Typical examples of charge stocks which may be utilized in the process of our invention are straight run gasoline, kerosene, slack wax, lubricating oil slop cuts, waxy distillates, gas oils, both virgin and cycle, and such pure aromatic hydrocarbons as benzene and toluene. This list is illustrative rather than an exhaustive enumeration of useful feedstocks. The utility of our process and the wide variety of feedstocks which may be employed will be evident to one skilled in the art from a review of the disclosure herein and the appended examples.
Broadly, the operating conditions we employ to elfect the desired conversion include a temperature of 400+ 1100 F., a space velocity of 0.1-10 v./hr./v. and, op-
tionally, a hydrogen rate of IOU-20,000 s.c.f./b. of feed. In general, preferred operating conditions for the production of gaseous hydrocarbons by the process of our invention when utilizing a hydrogen mordenite containing a useful Group VIII metal include: temperature of 400- 1000 F., preferably 550-850 F.; pressure of 0-3000 p.s.i.g., preferably 100-1500 p.s.i.g. and space velocity of 0.1- v./hr./v., preferably 0.2-5 v./hr./v. If hydrogen is used, and this is to be preferred, hydrogen rates should be 100-20,000 s.c.-f./b. of feed, preferably 1000-10,000 s.c.f./b. of feed. When a Group VIII metal is not associated with the mordenite and hydrogen is not added to the reaction zone the preferred operating conditions include: temperature of 500-1 100 F., preferably 600-900" F.; pressure of 0-3000 p.s.i.g., preferably 0-1500 p.s.i.g. and a space velocity of 0.1-5 v./hr./v., preferably 0.2-2 v./hr./v. In the latter situation where a Group VIII metal is not present but hydrogen is employed, the preferred range is SOD-20,000 s.c.f./b. of the feed.
The process of our invention may be practiced batchwise or continuously. When a continuous mode of operation is employed, it is preferable to convert at least 30% of the feed per pass. Optionally, it is advantageous to recover the unconverted hydrocarbons from the eflluent stream and recycle them to the reaction zone. It will be appreciated that by recycling a portion of the effluent when relatively mild conversion conditions are employed substantially the same result will be achieved as when relatively severe conditions are used in a once-through 6 operation. In a similar fashion, any hydrogen present in the gaseous product stream can also be recovered and recycled to the reaction zone.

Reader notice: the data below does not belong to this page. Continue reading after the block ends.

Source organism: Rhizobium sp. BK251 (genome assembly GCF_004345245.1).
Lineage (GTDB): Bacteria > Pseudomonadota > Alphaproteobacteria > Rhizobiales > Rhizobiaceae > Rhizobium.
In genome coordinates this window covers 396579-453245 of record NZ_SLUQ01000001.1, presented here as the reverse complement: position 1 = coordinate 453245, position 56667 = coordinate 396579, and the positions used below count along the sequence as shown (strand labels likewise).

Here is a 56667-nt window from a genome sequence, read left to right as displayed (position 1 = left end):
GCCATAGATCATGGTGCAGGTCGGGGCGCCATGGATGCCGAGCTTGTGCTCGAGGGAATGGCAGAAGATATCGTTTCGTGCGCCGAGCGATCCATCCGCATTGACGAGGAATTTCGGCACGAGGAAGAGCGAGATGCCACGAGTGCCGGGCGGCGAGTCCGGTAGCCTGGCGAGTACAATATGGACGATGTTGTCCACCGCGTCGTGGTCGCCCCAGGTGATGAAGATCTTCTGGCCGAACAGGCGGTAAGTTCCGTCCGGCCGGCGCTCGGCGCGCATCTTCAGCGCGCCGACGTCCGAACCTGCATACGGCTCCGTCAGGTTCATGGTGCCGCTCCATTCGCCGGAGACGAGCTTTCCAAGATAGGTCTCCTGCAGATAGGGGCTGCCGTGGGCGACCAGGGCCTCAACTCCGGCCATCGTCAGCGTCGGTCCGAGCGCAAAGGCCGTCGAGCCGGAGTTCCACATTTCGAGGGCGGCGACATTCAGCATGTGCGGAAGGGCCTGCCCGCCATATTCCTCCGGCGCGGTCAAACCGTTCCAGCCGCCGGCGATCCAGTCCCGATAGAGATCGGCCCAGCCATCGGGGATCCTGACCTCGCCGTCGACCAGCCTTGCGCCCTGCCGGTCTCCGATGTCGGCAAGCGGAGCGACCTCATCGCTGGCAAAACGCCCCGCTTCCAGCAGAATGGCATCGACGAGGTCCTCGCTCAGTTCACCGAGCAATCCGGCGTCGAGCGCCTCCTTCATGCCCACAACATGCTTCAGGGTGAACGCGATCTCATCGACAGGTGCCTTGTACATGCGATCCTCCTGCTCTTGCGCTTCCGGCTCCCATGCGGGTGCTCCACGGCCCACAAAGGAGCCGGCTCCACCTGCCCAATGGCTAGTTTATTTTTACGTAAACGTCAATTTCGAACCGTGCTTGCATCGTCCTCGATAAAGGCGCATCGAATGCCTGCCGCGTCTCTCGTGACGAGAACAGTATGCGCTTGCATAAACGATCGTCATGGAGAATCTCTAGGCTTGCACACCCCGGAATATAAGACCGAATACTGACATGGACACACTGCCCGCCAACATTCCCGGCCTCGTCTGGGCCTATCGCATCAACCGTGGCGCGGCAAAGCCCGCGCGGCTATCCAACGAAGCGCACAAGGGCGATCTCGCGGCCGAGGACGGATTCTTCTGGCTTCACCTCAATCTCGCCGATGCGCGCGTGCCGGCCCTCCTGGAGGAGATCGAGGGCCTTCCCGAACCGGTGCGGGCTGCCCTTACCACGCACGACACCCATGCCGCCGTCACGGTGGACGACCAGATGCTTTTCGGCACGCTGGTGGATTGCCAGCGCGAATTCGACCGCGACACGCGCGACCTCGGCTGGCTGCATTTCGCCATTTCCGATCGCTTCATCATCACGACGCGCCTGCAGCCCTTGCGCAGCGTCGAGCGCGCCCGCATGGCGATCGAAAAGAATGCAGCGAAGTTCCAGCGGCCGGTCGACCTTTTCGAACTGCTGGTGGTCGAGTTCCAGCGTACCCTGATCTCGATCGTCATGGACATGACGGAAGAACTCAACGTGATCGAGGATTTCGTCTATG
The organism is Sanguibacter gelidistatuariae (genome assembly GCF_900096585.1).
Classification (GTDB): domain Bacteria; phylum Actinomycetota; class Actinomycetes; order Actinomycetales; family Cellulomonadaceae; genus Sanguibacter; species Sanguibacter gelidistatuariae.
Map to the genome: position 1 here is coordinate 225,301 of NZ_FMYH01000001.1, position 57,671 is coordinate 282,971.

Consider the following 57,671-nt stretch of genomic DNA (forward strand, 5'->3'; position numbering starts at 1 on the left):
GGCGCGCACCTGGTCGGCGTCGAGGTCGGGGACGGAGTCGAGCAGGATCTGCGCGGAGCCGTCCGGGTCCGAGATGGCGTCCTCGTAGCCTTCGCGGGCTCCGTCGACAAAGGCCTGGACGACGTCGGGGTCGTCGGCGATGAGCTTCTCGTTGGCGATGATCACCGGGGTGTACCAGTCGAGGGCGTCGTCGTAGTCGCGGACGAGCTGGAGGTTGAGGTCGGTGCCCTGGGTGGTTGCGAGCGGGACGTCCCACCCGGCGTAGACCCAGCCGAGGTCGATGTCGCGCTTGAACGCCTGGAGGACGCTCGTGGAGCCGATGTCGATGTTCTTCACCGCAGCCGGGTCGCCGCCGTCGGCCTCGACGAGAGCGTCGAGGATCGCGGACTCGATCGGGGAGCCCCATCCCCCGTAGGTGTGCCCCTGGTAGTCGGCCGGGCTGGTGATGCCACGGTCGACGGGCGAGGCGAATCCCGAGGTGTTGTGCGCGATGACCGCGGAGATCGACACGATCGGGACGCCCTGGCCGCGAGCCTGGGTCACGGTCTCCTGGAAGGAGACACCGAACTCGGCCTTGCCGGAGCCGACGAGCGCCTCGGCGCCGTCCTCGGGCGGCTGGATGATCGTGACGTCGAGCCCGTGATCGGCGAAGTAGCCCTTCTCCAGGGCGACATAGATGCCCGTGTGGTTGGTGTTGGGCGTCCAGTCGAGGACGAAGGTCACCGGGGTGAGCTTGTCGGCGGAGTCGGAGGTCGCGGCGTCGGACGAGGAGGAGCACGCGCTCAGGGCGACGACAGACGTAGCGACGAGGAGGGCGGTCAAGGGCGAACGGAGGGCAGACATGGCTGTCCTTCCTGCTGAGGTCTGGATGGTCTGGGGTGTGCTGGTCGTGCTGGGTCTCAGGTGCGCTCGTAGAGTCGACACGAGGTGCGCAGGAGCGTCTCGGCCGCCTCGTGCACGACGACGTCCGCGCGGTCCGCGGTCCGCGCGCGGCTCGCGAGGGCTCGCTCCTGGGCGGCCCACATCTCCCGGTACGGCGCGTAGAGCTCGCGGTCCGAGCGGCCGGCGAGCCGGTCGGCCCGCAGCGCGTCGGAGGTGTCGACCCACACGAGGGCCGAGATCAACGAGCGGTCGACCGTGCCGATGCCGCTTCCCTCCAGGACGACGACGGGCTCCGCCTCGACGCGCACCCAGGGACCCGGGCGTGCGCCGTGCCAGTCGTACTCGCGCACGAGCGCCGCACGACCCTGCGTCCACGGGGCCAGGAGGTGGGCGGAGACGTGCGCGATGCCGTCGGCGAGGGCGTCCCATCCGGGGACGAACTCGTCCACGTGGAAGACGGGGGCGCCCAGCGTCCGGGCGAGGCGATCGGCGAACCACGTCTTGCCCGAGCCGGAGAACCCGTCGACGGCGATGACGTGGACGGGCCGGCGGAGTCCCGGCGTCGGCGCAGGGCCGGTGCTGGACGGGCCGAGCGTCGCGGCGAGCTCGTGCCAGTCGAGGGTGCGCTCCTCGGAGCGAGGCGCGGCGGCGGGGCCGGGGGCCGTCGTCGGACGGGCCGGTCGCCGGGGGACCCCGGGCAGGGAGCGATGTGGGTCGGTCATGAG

It will be readily apparent to those skilled in the art thatthe yield of gaseous products from the process of our invention will be dependent not only upon the particular feedstock being utilized but by the severity of the processing conditions employed. Therefore when processing a given feedstock suitable operating conditions will be selected to produce the gaseous yield required while insuring maximum on-stream time of the catalyst between periods of regeneration.
As the catalyst ages, its activity for the desired reaction tends to slowly diminish. Periodically the catalyst activity may be returned to approximately its initial level by increasing the operating temperature as the catalyst ages.
The following examples illustrate the advantages of our invention. A variety of feedstocks was used in these runs. In Examples 1 to 5 the catalyst was a synthetic hydrogen mordenite manufactured and sold by The Norton Company under the trade name Zeolon H. These catalysts contained varying amounts of Group VIII metals. In Example 6, the hydrogen mordenite was acid leached resulting in an increase of the silica to alumina mole ratio to 18:1. Examples 7 and 8 are runs made for comparison purposes with a hydrocracking catalyst and a catalytic cracking catalyst, respectively. Details of the feedstocks, catalysts, operating conditions and product analyses for Examples 1 to 8 are presented in Table I below.
TABLE I Example Number 1 2 3 Catalyst H Mordenlte H Mordenite H Mordenite. Metal addition 0.5% Prl 0.5% Pd 1% Pd. Char-g6 star-k Slack w Slack wax Heavy naphtha.
Gravity, AP 39. 6 39. 6 52. 0. Viscosity, BUS/210 F 34. 8 34. R ASTM distillation, F.:
IBP 247. 299. 90 352. Oil in wax, percent 3, =3 3, 5 Operating conditions:
Temperature, F 57 600 706. Pressure, 11 i e 850 850.